There are huge learnings for trustees to reflect in their review of risk and contingency plans. All schools will have had plans for closure, pre-pandemic. Very few will have envisaged a crisis of this duration and the need to deliver virtual education for prolonged periods. Trustees now need to ensure that this capability is actively developed and enhanced as part of future risk and continuity planning.
Do trustees need new skills to lead Trusts through recovery?
Trusts do need new kinds of expertise to thrive in the post-Covid landscape, particularly around digital transformation - the adoption and embedding of technologies for teaching, learning and trust administration. Trustees with experience of this in other contexts can richly contribute through their remit to set strategy, including ensuring a forward-looking people strategy to recruit, develop and retain colleagues with the right level of expertise to achieve the Trust’s ambitions.
This direction at Trust level meant that school leaders could focus on the critical work of providing continuity of education and ensuring the safety and wellbeing of their staff, knowing that their trustees and executive leaders were both setting direction and fully behind them.
However, I would caution against looking to represent all the skillsets that a trust needs on its board because the board’s primary purpose is to oversee and hold to account. Trustees do not deliver services and Trusts that place too much emphasis on specific experience may create unhelpful expectations that those trustees get involved with delivery rather than oversee its progress. For me, the most important overarching trustee skills, irrespective of professional knowledge, are to listen and understand and to provide support and challenge.
What is likely to be on trustees' minds in the new school year?
Whatever the size or maturity of their Trust, all trustees will be looking hard in the coming year at the performance of their Trust’s recovery programme, and how these link to both its improvement agenda and development plans. They will also be giving ongoing consideration to staff wellbeing and how to continue to become better employers.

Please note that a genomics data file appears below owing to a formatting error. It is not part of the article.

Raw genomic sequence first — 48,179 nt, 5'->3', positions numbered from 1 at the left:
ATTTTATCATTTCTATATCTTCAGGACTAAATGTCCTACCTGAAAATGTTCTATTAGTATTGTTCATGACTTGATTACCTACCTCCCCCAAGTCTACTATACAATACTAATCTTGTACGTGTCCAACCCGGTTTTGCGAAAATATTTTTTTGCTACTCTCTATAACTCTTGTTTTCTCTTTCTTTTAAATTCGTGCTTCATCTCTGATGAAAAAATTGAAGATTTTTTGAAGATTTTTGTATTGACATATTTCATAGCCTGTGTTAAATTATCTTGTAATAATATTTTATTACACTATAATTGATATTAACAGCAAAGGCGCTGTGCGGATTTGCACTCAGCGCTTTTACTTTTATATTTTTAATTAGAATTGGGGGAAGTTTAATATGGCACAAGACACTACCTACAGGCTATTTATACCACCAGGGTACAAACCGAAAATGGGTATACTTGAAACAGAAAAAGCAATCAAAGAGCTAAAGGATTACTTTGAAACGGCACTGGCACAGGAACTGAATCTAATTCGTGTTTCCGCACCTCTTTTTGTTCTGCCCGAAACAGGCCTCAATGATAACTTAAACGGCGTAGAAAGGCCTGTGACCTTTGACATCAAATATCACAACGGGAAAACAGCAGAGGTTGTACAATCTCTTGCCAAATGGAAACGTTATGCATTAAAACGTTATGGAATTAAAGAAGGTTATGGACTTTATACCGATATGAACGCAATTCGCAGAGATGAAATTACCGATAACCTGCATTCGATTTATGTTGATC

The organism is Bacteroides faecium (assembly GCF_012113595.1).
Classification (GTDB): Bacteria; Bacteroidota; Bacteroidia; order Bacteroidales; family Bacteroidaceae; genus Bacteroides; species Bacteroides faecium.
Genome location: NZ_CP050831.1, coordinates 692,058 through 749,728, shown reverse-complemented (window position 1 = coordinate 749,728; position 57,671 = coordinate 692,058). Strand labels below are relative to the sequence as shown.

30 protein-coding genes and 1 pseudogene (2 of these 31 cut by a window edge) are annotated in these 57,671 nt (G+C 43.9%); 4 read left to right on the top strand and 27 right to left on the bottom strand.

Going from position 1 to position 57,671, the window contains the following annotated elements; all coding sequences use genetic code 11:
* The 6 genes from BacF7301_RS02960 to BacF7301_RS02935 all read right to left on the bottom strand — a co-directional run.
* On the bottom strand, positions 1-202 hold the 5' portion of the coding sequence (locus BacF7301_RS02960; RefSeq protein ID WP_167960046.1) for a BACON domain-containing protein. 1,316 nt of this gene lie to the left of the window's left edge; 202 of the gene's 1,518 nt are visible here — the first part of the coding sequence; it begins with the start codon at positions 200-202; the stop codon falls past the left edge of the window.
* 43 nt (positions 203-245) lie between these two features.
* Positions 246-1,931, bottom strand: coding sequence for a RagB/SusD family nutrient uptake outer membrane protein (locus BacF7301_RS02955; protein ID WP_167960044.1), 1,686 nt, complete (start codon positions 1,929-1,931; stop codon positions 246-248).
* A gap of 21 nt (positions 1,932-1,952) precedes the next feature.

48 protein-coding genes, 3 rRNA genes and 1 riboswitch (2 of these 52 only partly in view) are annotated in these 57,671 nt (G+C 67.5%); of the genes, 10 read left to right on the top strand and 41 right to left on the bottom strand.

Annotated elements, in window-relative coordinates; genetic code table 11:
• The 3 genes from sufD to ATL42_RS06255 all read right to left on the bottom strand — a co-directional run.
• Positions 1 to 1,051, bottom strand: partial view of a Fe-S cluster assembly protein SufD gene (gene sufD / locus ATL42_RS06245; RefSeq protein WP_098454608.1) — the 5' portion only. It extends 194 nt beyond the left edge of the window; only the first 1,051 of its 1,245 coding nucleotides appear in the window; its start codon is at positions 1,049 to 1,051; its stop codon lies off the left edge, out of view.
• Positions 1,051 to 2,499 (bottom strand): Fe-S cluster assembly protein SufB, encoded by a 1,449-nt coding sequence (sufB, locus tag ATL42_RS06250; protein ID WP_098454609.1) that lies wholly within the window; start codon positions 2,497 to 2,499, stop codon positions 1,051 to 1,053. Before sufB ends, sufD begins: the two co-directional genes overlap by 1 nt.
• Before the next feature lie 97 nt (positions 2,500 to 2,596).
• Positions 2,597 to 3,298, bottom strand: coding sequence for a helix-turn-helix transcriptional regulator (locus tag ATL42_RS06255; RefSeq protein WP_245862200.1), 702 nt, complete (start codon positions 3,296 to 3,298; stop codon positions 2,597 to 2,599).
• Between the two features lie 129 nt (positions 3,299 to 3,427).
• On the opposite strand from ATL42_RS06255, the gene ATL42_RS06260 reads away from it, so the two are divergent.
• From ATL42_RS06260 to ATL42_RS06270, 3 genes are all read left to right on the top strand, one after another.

Trustees will need to continue listening carefully to the expectations of their stakeholders in the post-pandemic period, especially parents. Many parents have a new appreciation of what their school does because of their experiences of education over the last year. Many children have been provided with technologies to use at home, and some families have also been given broadband services. Parents have additionally had regular conversations about progress and wellbeing with teachers outside the traditional formats of parent meetings and seen various kinds of intervention such as tutoring programmes rolled out. Whilst the overall narrative of the pandemic is about learning loss, it is important to recognise that some children will have gained from learning outside the classroom and have insight as to why. So, I believe that trustees must keep listening to parents to understand how the pandemic has changed their expectations of their Trust’s role in the delivery of education.
2021/22 will be a significant year for School Trusts and
for our sector. There has never been a more momentous time in which to serve on
a Trust board. I would warmly recommend it to anyone who wants to make a
difference to the lives and life chances of our young people.
CST’s Development Programmes for Trustees and Chairs in 2021/22 are now open for booking. Discover more here.